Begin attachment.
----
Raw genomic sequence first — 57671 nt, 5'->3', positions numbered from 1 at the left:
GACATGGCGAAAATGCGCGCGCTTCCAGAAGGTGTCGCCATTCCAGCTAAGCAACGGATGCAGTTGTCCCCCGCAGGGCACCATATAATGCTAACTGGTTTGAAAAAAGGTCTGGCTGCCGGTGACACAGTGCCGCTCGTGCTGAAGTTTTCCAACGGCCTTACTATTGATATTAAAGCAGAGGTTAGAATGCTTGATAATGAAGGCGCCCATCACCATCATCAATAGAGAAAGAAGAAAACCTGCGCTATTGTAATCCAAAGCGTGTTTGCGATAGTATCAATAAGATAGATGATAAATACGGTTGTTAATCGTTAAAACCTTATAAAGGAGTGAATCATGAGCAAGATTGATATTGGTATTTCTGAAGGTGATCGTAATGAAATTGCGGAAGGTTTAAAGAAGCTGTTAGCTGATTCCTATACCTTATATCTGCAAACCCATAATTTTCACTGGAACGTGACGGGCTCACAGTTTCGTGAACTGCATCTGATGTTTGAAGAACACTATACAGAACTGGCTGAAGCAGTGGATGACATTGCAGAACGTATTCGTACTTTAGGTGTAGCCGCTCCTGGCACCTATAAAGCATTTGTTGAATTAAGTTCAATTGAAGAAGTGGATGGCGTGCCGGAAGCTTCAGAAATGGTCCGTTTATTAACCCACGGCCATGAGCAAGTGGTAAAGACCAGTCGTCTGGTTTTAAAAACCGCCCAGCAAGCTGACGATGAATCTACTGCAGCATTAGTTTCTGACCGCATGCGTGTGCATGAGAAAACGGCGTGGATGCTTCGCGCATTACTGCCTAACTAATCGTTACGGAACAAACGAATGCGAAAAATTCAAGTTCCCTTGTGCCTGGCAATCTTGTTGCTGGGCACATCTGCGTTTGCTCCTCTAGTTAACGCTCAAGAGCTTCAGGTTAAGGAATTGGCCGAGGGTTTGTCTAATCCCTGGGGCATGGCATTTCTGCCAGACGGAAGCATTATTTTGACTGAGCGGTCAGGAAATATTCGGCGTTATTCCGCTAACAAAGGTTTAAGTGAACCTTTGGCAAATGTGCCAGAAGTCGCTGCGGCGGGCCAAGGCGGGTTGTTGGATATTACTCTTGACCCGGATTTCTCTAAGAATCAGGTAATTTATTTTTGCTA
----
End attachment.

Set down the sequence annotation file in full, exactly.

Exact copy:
Raw genomic sequence first — 57671 nt, 5'->3', positions numbered from 1 at the left:
GACATGGCGAAAATGCGCGCGCTTCCAGAAGGTGTCGCCATTCCAGCTAAGCAACGGATGCAGTTGTCCCCCGCAGGGCACCATATAATGCTAACTGGTTTGAAAAAAGGTCTGGCTGCCGGTGACACAGTGCCGCTCGTGCTGAAGTTTTCCAACGGCCTTACTATTGATATTAAAGCAGAGGTTAGAATGCTTGATAATGAAGGCGCCCATCACCATCATCAATAGAGAAAGAAGAAAACCTGCGCTATTGTAATCCAAAGCGTGTTTGCGATAGTATCAATAAGATAGATGATAAATACGGTTGTTAATCGTTAAAACCTTATAAAGGAGTGAATCATGAGCAAGATTGATATTGGTATTTCTGAAGGTGATCGTAATGAAATTGCGGAAGGTTTAAAGAAGCTGTTAGCTGATTCCTATACCTTATATCTGCAAACCCATAATTTTCACTGGAACGTGACGGGCTCACAGTTTCGTGAACTGCATCTGATGTTTGAAGAACACTATACAGAACTGGCTGAAGCAGTGGATGACATTGCAGAACGTATTCGTACTTTAGGTGTAGCCGCTCCTGGCACCTATAAAGCATTTGTTGAATTAAGTTCAATTGAAGAAGTGGATGGCGTGCCGGAAGCTTCAGAAATGGTCCGTTTATTAACCCACGGCCATGAGCAAGTGGTAAAGACCAGTCGTCTGGTTTTAAAAACCGCCCAGCAAGCTGACGATGAATCTACTGCAGCATTAGTTTCTGACCGCATGCGTGTGCATGAGAAAACGGCGTGGATGCTTCGCGCATTACTGCCTAACTAATCGTTACGGAACAAACGAATGCGAAAAATTCAAGTTCCCTTGTGCCTGGCAATCTTGTTGCTGGGCACATCTGCGTTTGCTCCTCTAGTTAACGCTCAAGAGCTTCAGGTTAAGGAATTGGCCGAGGGTTTGTCTAATCCCTGGGGCATGGCATTTCTGCCAGACGGAAGCATTATTTTGACTGAGCGGTCAGGAAATATTCGGCGTTATTCCGCTAACAAAGGTTTAAGTGAACCTTTGGCAAATGTGCCAGAAGTCGCTGCGGCGGGCCAAGGCGGGTTGTTGGATATTACTCTTGACCCGGATTTCTCTAAGAATCAGGTAATTTATTTTTGCTA